“My family” (Fjölskyldan mín) is a new children’s book about different family structures. The book is the debut effort of Ásta Rún Valgerðardóttir, who draws from her own experience of raising a child in a same-sex relationship. GayIceland asked Ásta about her new book and how children react to the concept of same-sex parents.
“The story is about a young boy, Friðjón, who has two mothers. At a family day in kindergarten Friðjón and his friends talk about what families have in common and how they can be different. It celebrates the diversity you can find in modern families. The subject matter is educational, but the story is entertaining,” explains Ásta, when asked about the story, adding that the book aimed at children between the age of 2-7.
This is your first book. What made you want to write it?
“Well, the idea for the book came to me gradually from the time I was pregnant and over the first couple of years after my son was born. I started looking for books to read to him and it surprised me how few I found where homosexuality appears, especially gay parents. There’s a lot of well written and entertaining children’s books, but I felt the genre lacks this. So I had this idea for a long time. Then, last New Year’s Eve, my wife Gunna Dóra and I were deciding our goals for the year and I decided to write and publish the story. My thinking was that more parents would want to be able to read their kids books featuring gay parents.”
“There’s a variety of families presented in the book and I hope the message comes through that no one type is better or worse than any other.”
So is the story based on your own experience?
“Yes, definitely. My positive experience, in fact, since I’ve never faced prejudice myself for being with a woman or my son having two mothers,” says Ásta and mentions that it’s for example lovely to tell children that her son has two mommies, because they usually have no particular response to it. They just think it’s a regular thing. “And since it’s rather the adults who are surprised by the idea or find it weird, I also want to help the ones who read my book with their kids to understand that same-sex marriage families are like other families. We’re parents who love our kids and want the best for them, just like all other parents. So this book is not at all aimed only at kids or same-sex parents.”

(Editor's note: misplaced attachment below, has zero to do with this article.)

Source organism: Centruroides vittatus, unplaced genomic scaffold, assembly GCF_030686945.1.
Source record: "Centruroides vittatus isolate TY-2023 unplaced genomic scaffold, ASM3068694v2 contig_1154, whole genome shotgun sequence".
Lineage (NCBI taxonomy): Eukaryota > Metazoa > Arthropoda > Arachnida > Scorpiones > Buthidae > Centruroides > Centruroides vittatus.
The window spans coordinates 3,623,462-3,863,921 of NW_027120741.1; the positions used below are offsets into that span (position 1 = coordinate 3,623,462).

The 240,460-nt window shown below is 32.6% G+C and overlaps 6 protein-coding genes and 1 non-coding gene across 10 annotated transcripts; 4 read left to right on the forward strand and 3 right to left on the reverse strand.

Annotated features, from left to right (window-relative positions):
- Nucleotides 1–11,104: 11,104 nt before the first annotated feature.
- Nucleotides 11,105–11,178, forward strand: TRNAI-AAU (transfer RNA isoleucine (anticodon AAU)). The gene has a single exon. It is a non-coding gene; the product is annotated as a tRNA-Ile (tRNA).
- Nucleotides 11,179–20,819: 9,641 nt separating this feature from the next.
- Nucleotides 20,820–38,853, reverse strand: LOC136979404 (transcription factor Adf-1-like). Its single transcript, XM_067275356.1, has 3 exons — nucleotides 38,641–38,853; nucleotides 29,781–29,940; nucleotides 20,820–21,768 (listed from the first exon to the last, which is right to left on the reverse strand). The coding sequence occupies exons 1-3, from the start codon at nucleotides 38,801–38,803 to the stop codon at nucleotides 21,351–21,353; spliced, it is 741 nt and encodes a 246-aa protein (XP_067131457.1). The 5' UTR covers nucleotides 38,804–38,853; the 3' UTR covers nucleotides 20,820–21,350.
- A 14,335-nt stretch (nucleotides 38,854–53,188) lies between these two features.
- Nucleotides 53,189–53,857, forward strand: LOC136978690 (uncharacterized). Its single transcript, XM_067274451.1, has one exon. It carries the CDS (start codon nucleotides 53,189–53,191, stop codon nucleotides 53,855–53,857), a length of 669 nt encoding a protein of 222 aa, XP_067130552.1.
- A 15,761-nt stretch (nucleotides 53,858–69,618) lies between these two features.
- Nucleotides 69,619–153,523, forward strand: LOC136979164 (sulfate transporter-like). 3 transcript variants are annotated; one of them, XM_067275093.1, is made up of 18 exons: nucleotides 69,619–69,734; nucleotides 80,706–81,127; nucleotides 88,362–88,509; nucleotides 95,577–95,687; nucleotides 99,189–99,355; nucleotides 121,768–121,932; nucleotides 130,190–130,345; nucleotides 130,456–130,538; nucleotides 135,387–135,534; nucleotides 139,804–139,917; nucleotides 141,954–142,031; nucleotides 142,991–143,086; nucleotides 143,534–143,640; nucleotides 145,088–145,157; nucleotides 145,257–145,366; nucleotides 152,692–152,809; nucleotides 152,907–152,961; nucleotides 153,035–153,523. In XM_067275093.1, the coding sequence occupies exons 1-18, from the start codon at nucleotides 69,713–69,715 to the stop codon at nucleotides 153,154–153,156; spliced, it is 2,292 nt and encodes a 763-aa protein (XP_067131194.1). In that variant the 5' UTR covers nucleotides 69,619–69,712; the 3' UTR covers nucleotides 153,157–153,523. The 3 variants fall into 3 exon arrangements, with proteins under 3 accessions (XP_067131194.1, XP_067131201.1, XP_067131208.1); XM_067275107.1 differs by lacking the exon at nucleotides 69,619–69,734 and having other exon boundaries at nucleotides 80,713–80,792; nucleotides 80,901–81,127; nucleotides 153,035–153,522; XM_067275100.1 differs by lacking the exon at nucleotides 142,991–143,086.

Do you touch on other family structures in the book?
“Yes, for example one kid has a foreign mother, another has divorced parents, while others talk about their pets. There’s a variety of families presented in the book and I hope the message comes through that no one type is better or worse than any other.”
Do you think children are generally receptive to diverse family structures?
“I don’t think they’re consciously thinking much about it. But my son sometimes tries to find a second mommy in the pictures when we read books together, so he seems to keep an eye out for his own family structure. Sometimes I’ll change the text for him, so there’s two moms instead of a mom and a dad. Because that’s what children are most often presented with in books or on TV, i.e a family consisting of a mom, a dad and one or more children. While there needs to be varied material for kids is so they can see themselves in it. Which is something that could also increase the chance that they hold on to this level of tolerance and lack of prejudice which we see in children.”
“I also want to help the ones who read my book with their kids to understand that same-sex marriage families are like other families. We’re parents who love our kids and want the best for them, just like all other parents.”
Ásta says she thinks it’s important that kids are educated about society in a constructive way and a book like My family gives adults a chance to talk to children in a way that doesn’t feel forced. “It could feel stilted to sit down with a young child and say “now we’re gonna talk about how families can be different”. That’s why it’s so helpful for parents and teachers to have tools like this book to open a dialogue. Then the kids can ask if they have any questions.”
Is there anything specific to keep in mind when discussing these issues with children?
“The most important thing might be to not expect them to have the same attitudes as us. Speaking about things in a way which makes them feel like we consider them regular. Adults tend to complicate things, which is something I battled with while writing the book.”
What do you think are generally the qualities of a good children’s book?
“A good children’s book needs to be entertaining and interesting to the child. It has a constructive message, so the child can learn something about itself and its environment, without it being presented in a too obvious of a way.”
Going back to your own book. Have you tested it out on a young audience yet? What do they think about the main character having two mommies?
“I’ve read it to my son and a few other children and they’ve all shown interest in the story. They don’t think it’s strange that he has two mommies. They’re much more interested in the dog in the story or the dad who farts a lot. I expect most kids will take it that way. Friðjón having two mommies isn’t even much of a central thing in the book. The family is just presented like any other.”
The book’s release will be celebrated this Saturday with a launch party at the community center of The National Queer Organization, Samtökin ‘78.